Melanie Siegel is full professor for Information Science at the Darmstadt University of Applied Sciences, with a strong background in language technology.
She holds a Ph.D. in linguistics and a Habilitation (venia legendi) in linguistics and computational linguistics from Bielefeld University. From 1988 to 1989, she attended a one-year Japanese language course at Reitaku University in Kashiwa/Japan. From 1989 to 1991, she worked in the KLEIST generation project for German and Japanese route descriptions. From 1993 to 1994 she contributed to the VERBMOBIL project in description of contrastive phenomena for Japanese and English machine translation in Bielefeld. In 1995, she joined DFKI , where she developed the Japanese syntax for VERBMOBIL. Following, from 1997 to 2000, she continued developing the Japanese syntax at the University of the Saarland.
From July 2000 to April 2001, she participated in the Whiteboard project at DFKI that aimed to combine shallow and deep grammar processing methods. In addition, from October 2000 to February 2001, she participated in the SKATE project, developing a grammar checking system in cooperation with SAP. After that, she had the joint project JACY in cooperation with YY technologies in order to develop a Japanese HPSG. Following, she organized the scientific coordination of an EU project called Deep Thought in the field of building applications for combined deep and shallow NLP systems. From 2004 to 2006, she was engaged in grammar development in cooperation with NTT Japan and text annotation in the SmartWeb semantic web project at DFKI. In 2006, she worked as a Deputy Director Japan for the International Bureau of the Federal Ministry of Education and Research of Germany, organizing research initiatives between Germany and Japan.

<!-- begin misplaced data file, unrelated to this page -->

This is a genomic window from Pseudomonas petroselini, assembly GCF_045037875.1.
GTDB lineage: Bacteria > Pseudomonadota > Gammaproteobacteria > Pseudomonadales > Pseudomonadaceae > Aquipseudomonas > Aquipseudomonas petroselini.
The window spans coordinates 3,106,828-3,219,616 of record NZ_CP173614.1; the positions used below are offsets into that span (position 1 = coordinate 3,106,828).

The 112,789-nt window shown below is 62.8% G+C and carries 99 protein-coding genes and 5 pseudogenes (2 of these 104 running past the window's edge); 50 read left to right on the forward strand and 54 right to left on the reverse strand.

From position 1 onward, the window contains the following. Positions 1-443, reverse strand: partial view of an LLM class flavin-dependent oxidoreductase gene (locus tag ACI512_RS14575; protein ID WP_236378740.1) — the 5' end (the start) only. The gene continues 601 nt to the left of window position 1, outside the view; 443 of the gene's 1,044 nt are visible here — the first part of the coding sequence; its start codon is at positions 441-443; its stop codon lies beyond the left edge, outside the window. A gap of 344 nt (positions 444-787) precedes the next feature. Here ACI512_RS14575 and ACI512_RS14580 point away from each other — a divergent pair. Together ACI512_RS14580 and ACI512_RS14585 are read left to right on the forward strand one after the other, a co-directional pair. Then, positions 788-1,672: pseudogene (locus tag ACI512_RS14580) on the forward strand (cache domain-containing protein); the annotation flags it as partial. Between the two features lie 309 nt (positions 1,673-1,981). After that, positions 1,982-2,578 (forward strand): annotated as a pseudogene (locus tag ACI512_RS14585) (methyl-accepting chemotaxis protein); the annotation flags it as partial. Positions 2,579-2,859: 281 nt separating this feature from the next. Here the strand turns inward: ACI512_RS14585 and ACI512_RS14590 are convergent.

From 2006 to 2012, she worked as a Computational Linguist and Head of Research and Innovation at Acrolinx in Berlin, in the area of automatic consistency checking of technical documentation. Melanie Siegel is since 2012 professor at the Darmstadt University of Applied Sciences.